Sandra Button

Chairman, Pebble Beach Concours d’Elegance

Bill Warner

Chairman, Amelia Island Concours d’Elegance

Keith Martin

Publisher, Sports Car Market

Jay Leno Website Host

Collector & Enthusiast

Lyn St. James Racer, Collector & Enthusiast

Subscription to OpenRoad triannual magazine published by LeMay – AMERICA’S CAR MUSEUM® is a benefit of Bronze Key Driver membership and above. LeMay – AMERICA’S CAR MUSEUM is a 501(c)(3) non-profit organization. A portion of your gift towards membership and sponsorship are tax deductible. Administration: David Lowe Madeira, President & CEO – America’s Automotive Trust | CEO – America’s Car Museum Paul E. Miller, President & COO – America’s Car Museum | Sr. VP – America’s Automotive Trust Dean Carrell, VP for Institutional Advancement | Keith Flickinger, Curator of the Collection | Scot Keller, Curator of Exhibitry Valerie O’Shea, Executive Assistant to the CEO & Concours Club Manager | Diane Fitzgerald, President – RPM Foundation

Richard Rurak, Retired Grenzebach-Inos Automation Software Inc. Richmond, Virginia Lyn St. James, President/Founder LSJ Enterprises Phoenix, Arizona Bill Warner, Chairman Amelia Island Concours d’Elegance Jacksonville, Florida Todd Wells, General Manager Global Marketing Operations, Microsoft Redmond, Washington John Weymer, Media Relations Puyallup Tribe of Indians Fife, Washington Hans Wurl Vintage Racing Motors, Inc. Sammamish, Washington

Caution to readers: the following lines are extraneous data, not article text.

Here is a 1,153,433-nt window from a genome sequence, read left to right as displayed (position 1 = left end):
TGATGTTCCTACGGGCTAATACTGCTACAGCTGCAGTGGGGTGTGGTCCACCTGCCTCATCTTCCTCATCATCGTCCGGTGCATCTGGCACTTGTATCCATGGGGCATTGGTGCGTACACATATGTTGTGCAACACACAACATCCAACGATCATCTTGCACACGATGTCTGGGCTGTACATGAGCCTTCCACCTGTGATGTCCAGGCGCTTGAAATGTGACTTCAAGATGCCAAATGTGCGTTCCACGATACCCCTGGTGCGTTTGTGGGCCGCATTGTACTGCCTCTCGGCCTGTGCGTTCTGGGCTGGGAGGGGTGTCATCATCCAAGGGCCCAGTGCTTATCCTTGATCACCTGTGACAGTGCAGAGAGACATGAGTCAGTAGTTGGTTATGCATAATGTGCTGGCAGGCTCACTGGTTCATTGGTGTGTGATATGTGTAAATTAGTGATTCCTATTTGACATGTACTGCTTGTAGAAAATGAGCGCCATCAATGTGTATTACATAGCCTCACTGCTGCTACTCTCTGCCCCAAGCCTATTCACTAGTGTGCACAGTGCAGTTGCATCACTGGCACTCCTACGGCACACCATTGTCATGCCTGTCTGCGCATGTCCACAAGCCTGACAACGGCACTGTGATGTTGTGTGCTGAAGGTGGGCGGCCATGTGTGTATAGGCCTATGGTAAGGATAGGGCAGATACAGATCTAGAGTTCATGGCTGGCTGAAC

Please Address Correspondence to LeMay – AMERICA’S CAR MUSEUM/OpenRoad, 2702 East D Street, Tacoma, WA 98421 Phone: 253.779.8490 Toll Free: 877.902.8490 Fax: 253.779.8499 Website: Not all of the automobiles depicted in OpenRoad are part of the ACM Collection. Some of the photographs were chosen in order to illustrate or enliven a featured story while others were selected purely for their artistic merit. OPENROAD 7



New Festive Event Joins the ACM Late Summer Schedule No doubt by now you’ve noticed the absence of the Pacific Northwest Concours d’ Elegance in ACM’s lineup of summer activities. After careful consideration, we have decided to take a fresh approach to our late summer event schedule. The reasons for this decision are compelling. A world-class concours is an extremely expensive undertaking in terms of staffing and monetary expense while serving a relatively small segment of the enthusiast community. In addition, the past few years have witnessed a proliferation of concours style events nationwide diluting the pool of truly concours-class vehicles available for display. It’s our view, Amelia Island and Pebble Beach will remain the true standard bearers of this exclusive form of automotive presentation and it’s best for us to enhance our partnership with and support for those institutions rather than conduct our own concours. We’re excited that those energies and resources can now be directed to create a car ‘festival’ —the Summer Ender Fender Bender on September 10! This informal celebration and car show, in partnership with Fender to provide live music, is open to all types of vehicles and promises to appeal to a broad spectrum of enthusiasts and families alike. Additionally, as a ‘festival,’ and in keeping with the mission of America’s Car Museum, it will truly celebrate America’s love affair with the automobile. Mark your calendar for September 10 and join us for the inaugural Summer Ender Fender Bender!